Objectives. We examined the associations of intimate partner violence (IPV) and maternal risk factors with maternal child maltreatment risk within a diverse sample of mothers.

Methods. We derived the study sample (N = 2508) from the Fragile Families and Child Well-Being Study. We conducted regression analyses to examine associations between IPV, parenting stress, major depression, key covariates, and 4 proxy variables for maternal child maltreatment.

Results. Mothers reported an average of 25 acts of psychological aggression and 17 acts of physical aggression against their 3-year-old children in the year before the study, 11% reported some act of neglect toward their children during the same period, and 55% had spanked their children during the previous month. About 40% of mothers had experienced IPV by their current partner. IPV and maternal parenting stress were both consistent risk factors for all 4 maltreatment proxy variables. Although foreign-born mothers reported fewer incidents of child maltreatment, the IPV relative risk for child maltreatment was greater for foreign-born than for US-born mothers.

Conclusions. Further integration of IPV and child maltreatment prevention and intervention efforts is warranted; such efforts must carefully balance the needs of adult and child victims.

Nearly 900 000 cases of child maltreatment were substantiated in the United States in 2005; 63% of these children were reported to be victims of neglect and 17% were reported to be victims of physical abuse.1 Children 3 years and younger have the highest rate of victimization (16.5 per 1000).1 Child maltreatment jeopardizes the physical, mental, social, and behavioral health of children in both the short and long terms,225 and when considered cumulatively with other adverse childhood experiences, child maltreatment raises the risk of health problems such as alcoholism, drug abuse, smoking, sexually transmitted disease, obesity, and heart disease.2629

A majority of parents in the United States report using corporal punishment, such as spanking, with their children3032; past-year prevalence rates seem to peak when the child is aged 3 or 4 years.32 Corporal punishment is an important risk factor for physical child maltreatment,33 increases risk for psychiatric morbidity as an adolescent or adult,34 and is banned in the home in 23 countries.35 A meta-analysis found that corporal punishment was associated with decreased moral internalization and mental health for the child, decreased quality of the parent–child relationship, and increased childhood and adulthood aggressive, delinquent, criminal, and antisocial behavior.33

Most child maltreatment victims (83%) are abused by a parent.1 In the plurality of cases, the mother is acting alone (40%). She is acting with the father 17% of the time and with someone else 6% of the time; fathers act alone in roughly 18% of cases.1 This high prevalence of maternal child maltreatment is primarily because of exposure opportunity (i.e., mothers generally spend more time with their children than does any other person). However, fathers and father surrogates who perpetrate intimate partner violence (IPV) may play an important role in raising the risk for child maltreatment. Maternal stress,3638 maternal depression,39,40 and unwanted or unintended pregnancy41,42 are all associated with both child maltreatment and IPV victimization.43 Increased child maltreatment risk among mothers who are IPV victims may be explained by increased stress, depression, or unintended pregnancy resulting from IPV.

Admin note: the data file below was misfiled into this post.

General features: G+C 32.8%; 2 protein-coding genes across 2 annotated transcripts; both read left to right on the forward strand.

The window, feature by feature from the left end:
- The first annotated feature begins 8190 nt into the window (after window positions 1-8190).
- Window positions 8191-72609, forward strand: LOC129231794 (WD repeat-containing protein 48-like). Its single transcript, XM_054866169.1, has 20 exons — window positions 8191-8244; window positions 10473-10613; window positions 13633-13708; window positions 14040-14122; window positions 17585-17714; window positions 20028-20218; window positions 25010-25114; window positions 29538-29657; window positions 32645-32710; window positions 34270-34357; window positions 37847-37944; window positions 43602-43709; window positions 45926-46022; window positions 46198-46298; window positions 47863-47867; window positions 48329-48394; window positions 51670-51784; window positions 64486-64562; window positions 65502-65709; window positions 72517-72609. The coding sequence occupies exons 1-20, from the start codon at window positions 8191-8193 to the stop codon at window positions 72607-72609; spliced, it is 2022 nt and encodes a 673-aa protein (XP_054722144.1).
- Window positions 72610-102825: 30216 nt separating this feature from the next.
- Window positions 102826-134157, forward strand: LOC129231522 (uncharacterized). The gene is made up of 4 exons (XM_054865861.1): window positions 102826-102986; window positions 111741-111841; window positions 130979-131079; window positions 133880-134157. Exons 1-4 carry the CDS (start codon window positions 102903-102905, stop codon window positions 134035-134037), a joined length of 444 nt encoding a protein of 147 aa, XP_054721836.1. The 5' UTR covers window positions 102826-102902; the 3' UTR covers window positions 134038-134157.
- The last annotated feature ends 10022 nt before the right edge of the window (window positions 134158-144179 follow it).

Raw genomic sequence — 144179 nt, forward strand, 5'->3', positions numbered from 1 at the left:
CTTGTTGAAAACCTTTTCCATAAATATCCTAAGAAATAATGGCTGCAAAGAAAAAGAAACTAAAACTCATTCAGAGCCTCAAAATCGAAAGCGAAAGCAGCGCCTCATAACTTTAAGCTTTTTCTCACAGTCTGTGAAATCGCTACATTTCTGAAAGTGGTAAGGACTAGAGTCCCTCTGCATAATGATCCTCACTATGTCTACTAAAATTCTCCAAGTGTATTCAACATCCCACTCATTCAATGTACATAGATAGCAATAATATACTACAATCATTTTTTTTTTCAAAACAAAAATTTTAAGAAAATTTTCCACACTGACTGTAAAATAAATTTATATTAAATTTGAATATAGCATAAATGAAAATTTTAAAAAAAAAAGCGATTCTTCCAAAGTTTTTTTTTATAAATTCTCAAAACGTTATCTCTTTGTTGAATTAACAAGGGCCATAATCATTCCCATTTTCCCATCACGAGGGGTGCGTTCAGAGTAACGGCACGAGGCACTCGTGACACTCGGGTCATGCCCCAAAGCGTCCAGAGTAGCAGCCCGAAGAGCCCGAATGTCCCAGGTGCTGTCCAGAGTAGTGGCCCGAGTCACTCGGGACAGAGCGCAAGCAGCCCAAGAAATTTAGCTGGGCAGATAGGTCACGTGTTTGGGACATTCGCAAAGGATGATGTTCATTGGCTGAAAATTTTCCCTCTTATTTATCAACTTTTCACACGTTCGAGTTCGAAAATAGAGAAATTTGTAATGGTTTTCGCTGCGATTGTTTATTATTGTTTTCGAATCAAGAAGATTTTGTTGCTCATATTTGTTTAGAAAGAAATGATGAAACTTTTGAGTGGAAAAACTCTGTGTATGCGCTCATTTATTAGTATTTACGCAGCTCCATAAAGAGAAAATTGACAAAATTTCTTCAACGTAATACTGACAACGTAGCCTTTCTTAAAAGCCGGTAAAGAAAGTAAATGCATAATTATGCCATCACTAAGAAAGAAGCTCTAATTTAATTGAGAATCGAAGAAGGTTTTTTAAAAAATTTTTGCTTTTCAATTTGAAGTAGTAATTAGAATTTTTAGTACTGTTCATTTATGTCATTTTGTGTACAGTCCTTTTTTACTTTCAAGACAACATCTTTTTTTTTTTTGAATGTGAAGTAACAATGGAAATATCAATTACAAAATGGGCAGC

Physical and psychological IPV co-occur in homes with identified child maltreatment at a median rate of about 40%.44 Among a nationally representative sample of investigated child maltreatment cases, the past-year prevalence of IPV was 29% and the lifetime prevalence was 45%.40 A longitudinal study found that the presence of IPV raised the odds of subsequent child maltreatment by 2 to 3 times; however, the study examined a specialized sample of mothers who were participants in a child abuse prevention program, examined few covariates, and was unable to separate out the effects of some possible confounders such as parenting stress and depression.45

Ethnic variations in rates1,46 and consequences of child maltreatment47 and IPV48,49 suggest a need to continue to assess the nature of such differences (e.g., the rate of child maltreatment victimization is nearly twice as high among Black children as it is among Hispanic or White children).1 This variation may arise from sociocultural factors such as social norms regarding the acceptance or use of violence, socioeconomic factors such as income or educational level, or other factors related to ethnicity.50 Examination of ethnic and nativity differences in maltreatment may help to identify those who are most vulnerable and, in time, to develop a better understanding of the roots of these patterns.

Our primary aim was to assess the unique contribution of maternal IPV victimization to maternal child maltreatment risk in a diverse, population-based sample by asking (1) is maternal IPV victimization associated with risk for maternal child maltreatment even after control for potentially confounding maternal risk factors such as parenting stress, depression, and consideration of abortion; (2) are these maternal risk factors associated with maternal child maltreatment even after control for IPV; and (3) is ethnicity or nativity associated with maternal child maltreatment after control for other relevant covariates, such as income and education?

Study Sample